A motorbike driver rides on the Bac Giang – Lang Son Expressway which was invested by a Vietnamese company. Photo by VnExpress/Giang Huy.
But first they will have to take part in a qualifying round next month before they can bid for the work.
Nguyen Danh Huy, director of the Ministry of Transport’s public-private partnership department, said local investors still need to have funds equivalent to 20 percent of the project cost, but criteria related to capability and experience are being reviewed to make them less stringent than they were for foreign investors, he told VnExpress.
A number of Vietnamese investors had qualified in the recent international evaluation round, but need to be reevaluated for the new tender, he said. His department would seek to speed up tender procedures so that could begin as scheduled.
The ministry on Tuesday ruled out foreign investors for the eight sections of the expressway saying only few qualified and this could lead to a low level of competition.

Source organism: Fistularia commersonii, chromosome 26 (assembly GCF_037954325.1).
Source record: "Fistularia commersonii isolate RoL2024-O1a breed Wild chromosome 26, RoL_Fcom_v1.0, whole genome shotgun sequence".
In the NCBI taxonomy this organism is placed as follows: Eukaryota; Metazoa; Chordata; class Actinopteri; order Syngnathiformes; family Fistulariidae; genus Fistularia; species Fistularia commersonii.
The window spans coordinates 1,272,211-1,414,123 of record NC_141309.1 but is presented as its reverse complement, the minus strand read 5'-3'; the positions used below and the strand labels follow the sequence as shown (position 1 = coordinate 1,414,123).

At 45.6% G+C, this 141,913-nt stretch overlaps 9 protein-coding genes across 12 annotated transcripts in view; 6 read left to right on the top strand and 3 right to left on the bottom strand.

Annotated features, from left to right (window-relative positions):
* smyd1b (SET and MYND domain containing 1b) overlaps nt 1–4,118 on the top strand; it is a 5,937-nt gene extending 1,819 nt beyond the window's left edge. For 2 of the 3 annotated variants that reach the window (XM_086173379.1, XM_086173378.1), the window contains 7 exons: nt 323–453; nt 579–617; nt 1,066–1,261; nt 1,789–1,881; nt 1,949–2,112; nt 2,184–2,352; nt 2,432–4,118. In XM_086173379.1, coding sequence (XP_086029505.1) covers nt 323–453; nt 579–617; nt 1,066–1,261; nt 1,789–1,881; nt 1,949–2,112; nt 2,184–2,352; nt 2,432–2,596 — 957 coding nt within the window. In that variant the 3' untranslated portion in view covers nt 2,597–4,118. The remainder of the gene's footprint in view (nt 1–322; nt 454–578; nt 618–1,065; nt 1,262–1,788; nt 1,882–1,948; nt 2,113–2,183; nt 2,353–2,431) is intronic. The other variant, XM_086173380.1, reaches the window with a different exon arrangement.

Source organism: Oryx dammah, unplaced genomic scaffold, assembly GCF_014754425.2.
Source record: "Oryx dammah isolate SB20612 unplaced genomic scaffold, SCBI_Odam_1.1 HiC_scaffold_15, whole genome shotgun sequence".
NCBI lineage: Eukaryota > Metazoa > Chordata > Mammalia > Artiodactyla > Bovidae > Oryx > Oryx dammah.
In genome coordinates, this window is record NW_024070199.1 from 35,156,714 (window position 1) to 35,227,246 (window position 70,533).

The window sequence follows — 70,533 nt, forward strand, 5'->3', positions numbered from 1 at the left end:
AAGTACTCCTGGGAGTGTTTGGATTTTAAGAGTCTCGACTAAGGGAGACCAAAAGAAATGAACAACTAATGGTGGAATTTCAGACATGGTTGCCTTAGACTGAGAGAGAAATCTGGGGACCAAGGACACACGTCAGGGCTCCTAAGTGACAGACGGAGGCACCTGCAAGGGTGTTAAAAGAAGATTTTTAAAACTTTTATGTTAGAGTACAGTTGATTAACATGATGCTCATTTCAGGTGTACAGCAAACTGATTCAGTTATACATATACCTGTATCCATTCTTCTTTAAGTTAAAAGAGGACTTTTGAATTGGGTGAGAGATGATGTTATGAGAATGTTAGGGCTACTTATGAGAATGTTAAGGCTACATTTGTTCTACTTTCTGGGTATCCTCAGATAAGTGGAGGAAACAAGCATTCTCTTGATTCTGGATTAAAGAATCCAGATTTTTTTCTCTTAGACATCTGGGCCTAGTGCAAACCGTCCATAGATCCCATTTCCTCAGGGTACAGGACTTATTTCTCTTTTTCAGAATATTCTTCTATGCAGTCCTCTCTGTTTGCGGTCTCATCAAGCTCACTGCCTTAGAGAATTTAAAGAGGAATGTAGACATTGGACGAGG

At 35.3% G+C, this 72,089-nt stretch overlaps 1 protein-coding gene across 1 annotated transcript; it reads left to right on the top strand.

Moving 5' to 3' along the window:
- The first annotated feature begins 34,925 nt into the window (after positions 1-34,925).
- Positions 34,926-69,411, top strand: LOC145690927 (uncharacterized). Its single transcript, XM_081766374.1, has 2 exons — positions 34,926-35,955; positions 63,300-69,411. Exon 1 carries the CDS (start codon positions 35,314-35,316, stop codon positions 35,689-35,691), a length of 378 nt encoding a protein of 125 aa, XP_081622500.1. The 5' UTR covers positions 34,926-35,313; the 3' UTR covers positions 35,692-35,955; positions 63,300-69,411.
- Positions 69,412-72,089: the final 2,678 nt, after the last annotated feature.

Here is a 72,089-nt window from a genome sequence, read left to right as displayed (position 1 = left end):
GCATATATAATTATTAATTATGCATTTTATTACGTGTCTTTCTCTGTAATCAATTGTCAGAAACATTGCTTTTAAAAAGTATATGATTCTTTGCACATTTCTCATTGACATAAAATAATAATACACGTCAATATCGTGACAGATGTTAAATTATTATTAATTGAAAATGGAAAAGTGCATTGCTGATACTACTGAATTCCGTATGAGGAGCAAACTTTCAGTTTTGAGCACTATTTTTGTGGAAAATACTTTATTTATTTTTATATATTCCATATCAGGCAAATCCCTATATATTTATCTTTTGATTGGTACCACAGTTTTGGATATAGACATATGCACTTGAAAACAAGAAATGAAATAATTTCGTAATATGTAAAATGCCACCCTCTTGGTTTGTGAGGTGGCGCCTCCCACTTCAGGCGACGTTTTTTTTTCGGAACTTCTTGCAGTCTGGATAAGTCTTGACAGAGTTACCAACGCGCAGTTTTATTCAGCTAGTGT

Sixty investors, half of them Chinese, submitted expressions of interest for the eight sections, but four failed to attract any investor meeting all requirements, while the rest attracted only one to three each, the ministry said in a statement.
It then decided not to invite foreign bids, which would also “ensure national security and expand Vietnamese firms’ capability in infrastructure construction,” it said.
Local investors, who had previously expressed concern that experienced foreign rivals with deep pockets would outbid them, approved the ministry’s decision.
Tran Van The, deputy chairman of major transport company Deoca Group, said local companies would now have an opportunity to build the expressway.
But it is unclear yet what the new criteria are in terms of capital and experience, and if the minimum amount required is high, most Vietnamese companies would not be able to join the bid, he said.
Vu Duc Nhan, deputy CEO of construction firm Phuong Thanh Tranconsin Jsc, said since many build-operate-transfer (BOT) projects have suffered losses in recent years, banks are reluctant to provide credit for them.
Many require investors to mortgage security worth 50-60 percent of the value of the investment, he added.
The North-South Expressway are among the transport ministry’s top priorities this year as a rapidly growing economy is putting strain on the country’s outdated infrastructure.
Three sections are publicly funded and the rest are to be built under the PPP model. Work on the first of the state-funded sections began last week, while work on the eight PPP sections could begin next April, the ministry said.
The 11 will together cost over VND100 trillion ($4.3 billion), with the government providing VND40.3 trillion ($1.74 billion).
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